Class One Probe
In 2004 the European Space Agency launched the Rosetta orbiter, and accompanying Philae lander, on a study of comet 67P/Churyumov-Gerasimenko. After a ten year journey, in November of 2014, Philae detached from the Rosetta. Philae attempted a soft landing on the nucleus of comet 67P/Churyumov–Gerasimenko. The craft bounced off the comet, and the landing gear malfunctioned. The lander ended up in the shade, unable to receive power from its solar panels. However, Philae was able to record and transmit data for about a day before entering safe mode. This comic is based on photos taken of the comet by the lander.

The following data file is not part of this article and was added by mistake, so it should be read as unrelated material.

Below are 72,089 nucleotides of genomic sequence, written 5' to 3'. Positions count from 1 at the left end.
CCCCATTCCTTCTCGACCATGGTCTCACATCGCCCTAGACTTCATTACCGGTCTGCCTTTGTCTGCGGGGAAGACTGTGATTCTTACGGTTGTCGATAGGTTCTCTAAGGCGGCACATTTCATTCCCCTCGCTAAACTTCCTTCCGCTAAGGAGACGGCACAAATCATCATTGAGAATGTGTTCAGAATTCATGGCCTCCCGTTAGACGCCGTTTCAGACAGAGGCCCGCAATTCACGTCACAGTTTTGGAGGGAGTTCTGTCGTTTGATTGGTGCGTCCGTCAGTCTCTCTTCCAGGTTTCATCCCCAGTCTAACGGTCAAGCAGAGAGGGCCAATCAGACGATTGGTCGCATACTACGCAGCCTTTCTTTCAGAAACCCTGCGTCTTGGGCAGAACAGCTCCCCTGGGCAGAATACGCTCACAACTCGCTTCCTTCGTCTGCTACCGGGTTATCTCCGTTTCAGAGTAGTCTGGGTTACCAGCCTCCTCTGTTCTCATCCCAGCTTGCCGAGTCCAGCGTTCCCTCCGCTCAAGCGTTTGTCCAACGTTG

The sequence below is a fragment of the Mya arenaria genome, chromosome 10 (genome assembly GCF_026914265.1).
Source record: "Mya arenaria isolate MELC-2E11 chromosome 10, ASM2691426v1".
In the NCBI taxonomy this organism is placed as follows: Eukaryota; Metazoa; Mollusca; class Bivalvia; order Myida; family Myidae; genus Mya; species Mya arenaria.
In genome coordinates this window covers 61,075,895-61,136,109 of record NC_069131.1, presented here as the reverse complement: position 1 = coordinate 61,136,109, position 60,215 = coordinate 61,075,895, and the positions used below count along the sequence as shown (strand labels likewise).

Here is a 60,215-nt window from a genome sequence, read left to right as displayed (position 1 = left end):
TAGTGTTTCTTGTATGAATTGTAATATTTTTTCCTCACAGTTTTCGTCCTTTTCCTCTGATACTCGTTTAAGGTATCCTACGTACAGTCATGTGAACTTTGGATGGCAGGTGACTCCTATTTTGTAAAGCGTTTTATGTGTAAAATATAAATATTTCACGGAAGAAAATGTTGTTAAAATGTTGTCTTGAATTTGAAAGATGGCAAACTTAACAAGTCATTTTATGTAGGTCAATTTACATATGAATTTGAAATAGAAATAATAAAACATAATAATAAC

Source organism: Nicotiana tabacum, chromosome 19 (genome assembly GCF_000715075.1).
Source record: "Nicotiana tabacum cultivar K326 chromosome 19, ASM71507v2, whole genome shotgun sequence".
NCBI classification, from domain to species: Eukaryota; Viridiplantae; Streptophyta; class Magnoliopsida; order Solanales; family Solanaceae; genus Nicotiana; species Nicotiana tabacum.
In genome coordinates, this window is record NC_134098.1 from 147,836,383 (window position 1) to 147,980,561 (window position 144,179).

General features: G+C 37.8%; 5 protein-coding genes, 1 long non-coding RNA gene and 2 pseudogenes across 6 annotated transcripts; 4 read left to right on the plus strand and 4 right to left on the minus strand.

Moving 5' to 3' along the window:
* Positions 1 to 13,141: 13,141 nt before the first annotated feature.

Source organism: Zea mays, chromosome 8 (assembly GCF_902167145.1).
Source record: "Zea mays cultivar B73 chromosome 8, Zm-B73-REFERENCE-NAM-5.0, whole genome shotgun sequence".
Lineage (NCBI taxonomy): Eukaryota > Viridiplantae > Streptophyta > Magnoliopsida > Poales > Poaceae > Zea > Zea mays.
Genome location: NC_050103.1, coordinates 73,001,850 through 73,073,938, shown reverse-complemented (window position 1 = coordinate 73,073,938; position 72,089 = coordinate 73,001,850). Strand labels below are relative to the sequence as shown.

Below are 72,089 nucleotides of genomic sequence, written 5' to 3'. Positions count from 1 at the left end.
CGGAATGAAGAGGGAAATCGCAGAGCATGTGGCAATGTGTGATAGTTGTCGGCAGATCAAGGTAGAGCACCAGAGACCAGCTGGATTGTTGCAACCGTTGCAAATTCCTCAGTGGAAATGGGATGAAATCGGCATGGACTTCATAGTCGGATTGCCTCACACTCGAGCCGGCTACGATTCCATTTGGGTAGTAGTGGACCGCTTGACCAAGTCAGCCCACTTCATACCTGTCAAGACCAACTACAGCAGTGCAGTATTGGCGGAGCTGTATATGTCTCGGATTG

In June of 2015, as comet 67P continued to approach the sun, Philae began to intermittently receive and transmit signals for about a month. The lander’s location was photographed by Rosetta as it orbited closer to Churyumov-Gerasimenko in September of 2016. The orbiter ended its mission that month when it crashed into the comet nucleus.